Assymetric MA plot with no overall trend
Entering edit mode
Kasper • 0
Last seen 2 days ago
United States

Hi bioconductor community!

I have performed a DE analysis using DESeq2, with conditions being carriers vs. non-carriers of a risk allele identifed from a GWAS study. The sample size is 131 with 81 and 49 in each group. I get 18 down-regulated and 726 upregulated. The effect sizes have been shrunk by lfc. Of the up-regulated genes, the maximum logFC is 22.9 and minimum is 0.44 with mean 2.26 logFC. Of the down-regulated genes we have a range from -9.77 to -0.57 with mean -2.0 logFC.

In my opinion there is no overall trend in the MA plot, but it is extremely assymetric in terms of so many upregulated genes vs. downregulated, which I think is worrying. I have performed this experiment on 20-some genetic variants using the same expression dataset, with some of the variants showing the same behaviour. However, a lot of variants have completely symmetric MA Plots. The median ratio between up/ and down-regulated genes is 0.6 meaning that there are ca. twice as many downregulated genes on average. There are some extreme outliers with 30-40 times as many upregulated, and some with 50-70 times as many downregulated genes. But most (75 %) lie within 0.14 to 3 times as many upregulated genes vs. downregulated. The number of samples in each group is not widely different among the variants. It is quite difficult to say if this is biologically meaningful, given the limited knowledge about the genetic variants in general.

I just wanted to get your opinion on the matter. Does this MA plot indicate that something is wrong with the normalization or could it be due to low sample size, or something else?

Here is my code to generate the MA plot. The levels of the genetic variants are 1: carrier or 0: non-carrier. The column is called "SNP".

    dds <- DESeqDataSetFromTximport(txi = mRNA_list,
                                    colData = coldata,
                                    design = ~ SNP + age + gender)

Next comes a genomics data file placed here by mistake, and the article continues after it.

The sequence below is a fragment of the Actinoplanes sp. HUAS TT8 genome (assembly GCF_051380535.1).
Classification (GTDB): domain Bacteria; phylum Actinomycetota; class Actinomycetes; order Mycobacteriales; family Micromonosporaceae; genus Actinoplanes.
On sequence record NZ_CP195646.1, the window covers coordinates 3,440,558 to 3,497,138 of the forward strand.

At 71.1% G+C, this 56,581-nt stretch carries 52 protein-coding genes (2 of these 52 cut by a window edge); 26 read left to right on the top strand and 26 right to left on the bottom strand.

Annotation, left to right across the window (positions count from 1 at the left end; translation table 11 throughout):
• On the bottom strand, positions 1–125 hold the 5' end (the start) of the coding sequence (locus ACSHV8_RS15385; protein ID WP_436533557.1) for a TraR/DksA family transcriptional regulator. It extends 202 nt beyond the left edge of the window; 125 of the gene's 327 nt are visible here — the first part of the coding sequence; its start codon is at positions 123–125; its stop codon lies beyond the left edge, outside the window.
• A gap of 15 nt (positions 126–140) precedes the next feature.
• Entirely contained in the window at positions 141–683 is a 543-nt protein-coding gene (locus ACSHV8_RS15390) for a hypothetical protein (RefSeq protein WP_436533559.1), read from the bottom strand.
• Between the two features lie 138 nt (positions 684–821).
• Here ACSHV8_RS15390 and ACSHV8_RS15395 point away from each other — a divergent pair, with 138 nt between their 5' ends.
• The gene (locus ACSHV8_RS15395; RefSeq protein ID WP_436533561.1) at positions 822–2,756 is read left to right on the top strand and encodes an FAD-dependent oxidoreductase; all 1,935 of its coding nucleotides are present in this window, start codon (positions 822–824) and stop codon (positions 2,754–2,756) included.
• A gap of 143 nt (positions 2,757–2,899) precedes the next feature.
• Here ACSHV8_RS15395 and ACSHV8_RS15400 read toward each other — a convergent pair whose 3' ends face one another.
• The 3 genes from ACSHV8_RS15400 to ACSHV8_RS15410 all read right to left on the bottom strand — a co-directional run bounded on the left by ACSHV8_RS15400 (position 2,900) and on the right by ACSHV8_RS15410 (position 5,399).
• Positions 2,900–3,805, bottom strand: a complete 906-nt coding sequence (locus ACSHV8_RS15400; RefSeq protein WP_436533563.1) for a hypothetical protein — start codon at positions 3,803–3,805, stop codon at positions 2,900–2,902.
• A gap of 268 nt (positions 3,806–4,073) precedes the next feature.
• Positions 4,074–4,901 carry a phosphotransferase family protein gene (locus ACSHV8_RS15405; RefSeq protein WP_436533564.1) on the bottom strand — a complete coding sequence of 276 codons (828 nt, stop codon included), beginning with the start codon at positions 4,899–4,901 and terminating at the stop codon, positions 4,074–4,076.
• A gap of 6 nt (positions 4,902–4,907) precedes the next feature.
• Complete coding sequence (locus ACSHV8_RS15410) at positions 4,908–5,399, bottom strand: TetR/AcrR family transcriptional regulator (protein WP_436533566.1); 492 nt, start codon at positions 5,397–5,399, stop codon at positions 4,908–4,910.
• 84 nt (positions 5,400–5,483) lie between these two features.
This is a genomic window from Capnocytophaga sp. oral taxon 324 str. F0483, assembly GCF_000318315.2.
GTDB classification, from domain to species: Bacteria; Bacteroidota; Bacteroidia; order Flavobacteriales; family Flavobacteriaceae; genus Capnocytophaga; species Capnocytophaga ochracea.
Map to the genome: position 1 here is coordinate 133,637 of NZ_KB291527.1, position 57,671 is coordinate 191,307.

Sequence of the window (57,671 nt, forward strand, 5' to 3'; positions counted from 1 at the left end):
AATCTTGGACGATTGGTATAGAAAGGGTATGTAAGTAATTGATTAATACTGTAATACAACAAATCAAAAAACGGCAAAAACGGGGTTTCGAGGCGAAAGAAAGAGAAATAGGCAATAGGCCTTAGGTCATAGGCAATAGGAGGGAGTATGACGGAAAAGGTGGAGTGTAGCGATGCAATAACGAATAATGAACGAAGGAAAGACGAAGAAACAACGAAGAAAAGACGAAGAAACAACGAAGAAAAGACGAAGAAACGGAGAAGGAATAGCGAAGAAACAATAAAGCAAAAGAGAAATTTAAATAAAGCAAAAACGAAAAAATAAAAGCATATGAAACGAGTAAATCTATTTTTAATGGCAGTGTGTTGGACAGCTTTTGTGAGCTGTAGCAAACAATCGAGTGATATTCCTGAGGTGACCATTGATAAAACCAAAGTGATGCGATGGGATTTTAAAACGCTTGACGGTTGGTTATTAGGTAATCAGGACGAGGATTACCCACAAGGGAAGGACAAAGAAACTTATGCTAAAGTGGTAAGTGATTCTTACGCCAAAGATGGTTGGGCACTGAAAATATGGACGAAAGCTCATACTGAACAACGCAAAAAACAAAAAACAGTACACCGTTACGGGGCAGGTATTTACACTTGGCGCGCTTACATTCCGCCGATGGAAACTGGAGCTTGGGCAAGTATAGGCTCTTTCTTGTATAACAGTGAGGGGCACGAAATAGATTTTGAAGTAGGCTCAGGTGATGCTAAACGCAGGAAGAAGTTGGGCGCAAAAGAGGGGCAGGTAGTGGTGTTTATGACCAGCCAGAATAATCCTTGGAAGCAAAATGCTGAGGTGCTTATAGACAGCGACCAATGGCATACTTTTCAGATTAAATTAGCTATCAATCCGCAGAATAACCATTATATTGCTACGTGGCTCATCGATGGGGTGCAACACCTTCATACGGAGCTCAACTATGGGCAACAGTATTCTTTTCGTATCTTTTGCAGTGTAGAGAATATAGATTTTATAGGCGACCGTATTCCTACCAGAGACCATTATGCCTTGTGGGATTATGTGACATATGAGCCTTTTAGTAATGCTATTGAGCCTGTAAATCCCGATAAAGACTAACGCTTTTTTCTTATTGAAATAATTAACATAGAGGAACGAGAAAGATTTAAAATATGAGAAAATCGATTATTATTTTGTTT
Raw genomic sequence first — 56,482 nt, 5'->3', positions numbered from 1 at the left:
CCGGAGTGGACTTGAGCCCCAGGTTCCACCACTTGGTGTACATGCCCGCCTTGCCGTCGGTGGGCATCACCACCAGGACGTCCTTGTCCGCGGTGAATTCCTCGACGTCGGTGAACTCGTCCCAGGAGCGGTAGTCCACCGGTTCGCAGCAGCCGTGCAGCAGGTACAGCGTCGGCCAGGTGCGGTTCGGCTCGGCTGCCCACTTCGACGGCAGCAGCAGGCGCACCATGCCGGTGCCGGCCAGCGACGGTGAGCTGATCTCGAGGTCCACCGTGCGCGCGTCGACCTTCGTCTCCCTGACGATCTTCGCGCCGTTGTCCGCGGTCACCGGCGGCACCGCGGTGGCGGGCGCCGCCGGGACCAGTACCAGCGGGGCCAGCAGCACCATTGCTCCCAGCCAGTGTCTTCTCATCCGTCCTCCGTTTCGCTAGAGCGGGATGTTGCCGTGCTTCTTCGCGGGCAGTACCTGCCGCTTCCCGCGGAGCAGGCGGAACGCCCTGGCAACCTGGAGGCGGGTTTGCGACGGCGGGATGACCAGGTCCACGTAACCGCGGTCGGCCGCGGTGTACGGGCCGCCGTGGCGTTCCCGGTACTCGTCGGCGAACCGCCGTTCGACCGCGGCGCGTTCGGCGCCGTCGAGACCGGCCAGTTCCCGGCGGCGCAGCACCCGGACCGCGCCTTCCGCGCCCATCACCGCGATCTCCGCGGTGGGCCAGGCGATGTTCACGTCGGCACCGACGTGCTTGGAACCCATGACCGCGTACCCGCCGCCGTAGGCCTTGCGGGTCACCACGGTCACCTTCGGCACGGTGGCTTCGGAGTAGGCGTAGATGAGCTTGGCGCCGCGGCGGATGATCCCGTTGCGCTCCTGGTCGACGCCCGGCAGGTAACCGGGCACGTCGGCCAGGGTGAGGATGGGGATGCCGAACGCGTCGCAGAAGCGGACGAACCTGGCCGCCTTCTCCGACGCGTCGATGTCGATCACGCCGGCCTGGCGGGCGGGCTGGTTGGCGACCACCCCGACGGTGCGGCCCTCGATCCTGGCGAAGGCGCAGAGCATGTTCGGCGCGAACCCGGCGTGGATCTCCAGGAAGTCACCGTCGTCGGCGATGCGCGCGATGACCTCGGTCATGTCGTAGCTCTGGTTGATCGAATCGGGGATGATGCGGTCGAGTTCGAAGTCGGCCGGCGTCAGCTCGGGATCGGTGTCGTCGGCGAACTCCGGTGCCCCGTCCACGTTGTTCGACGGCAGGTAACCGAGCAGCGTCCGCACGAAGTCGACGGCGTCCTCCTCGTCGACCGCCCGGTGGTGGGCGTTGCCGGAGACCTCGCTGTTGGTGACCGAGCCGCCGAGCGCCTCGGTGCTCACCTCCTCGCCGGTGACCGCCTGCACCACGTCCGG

dds <- DESeq(dds)
    res <- results(dds)
    res <- results(dds, contrast=c("SNP","1","0"))

    resLFC <- lfcShrink(dds, contrast=c("SNP","1","0"), type="normal")
    plotMA(resLFC, ylim=c(-2,2))

MA plot

DESeq2 DifferentialExpression • 165 views
Entering edit mode
Last seen 3 days ago
United States

so many upregulated genes vs. downregulated, which I think is worrying

Take a look at the plotCounts for a couple of the up-regulated genes, and a couple of the down-regulated genes.

You can identify these with:

with(res, plot(baseMean, log2FoldChange, log="x"))
with(res, identify(baseMean, log2FoldChange, log="x"))

My guess those is that there is something going on with the carriers, beyond just the risk allele. Were they treated in different batches and is that modeled here?

Entering edit mode

Batch effects were actually removed from the data beforehand, which is confirmed by a PCA plot. Carriers and non-carriers were not treated seperately and adjusting for population stratification (PC's) doesn't change the MA plot either.

Entering edit mode

One thing you may try is to not remove batch effects beforehand but to estimate with RUV and then pass that to DESeq2's design (see workflow for a worked out example).

But you may still see the up-regulation. I've seen plenty of experiments with imbalanced response. But I'm also asking you if it's implausible that the allele would have such an effect in this group. I'm surprised that grouping by an allele would give much DE at all, beyond a cis gene.

Anyway, you didn't mention the plotting of counts, I would certainly be doing that as well as part of QC.


Login before adding your answer.

Traffic: 734 users visited in the last hour
Help About
Access RSS

Use of this site constitutes acceptance of our User Agreement and Privacy Policy.

Powered by the version 2.3.6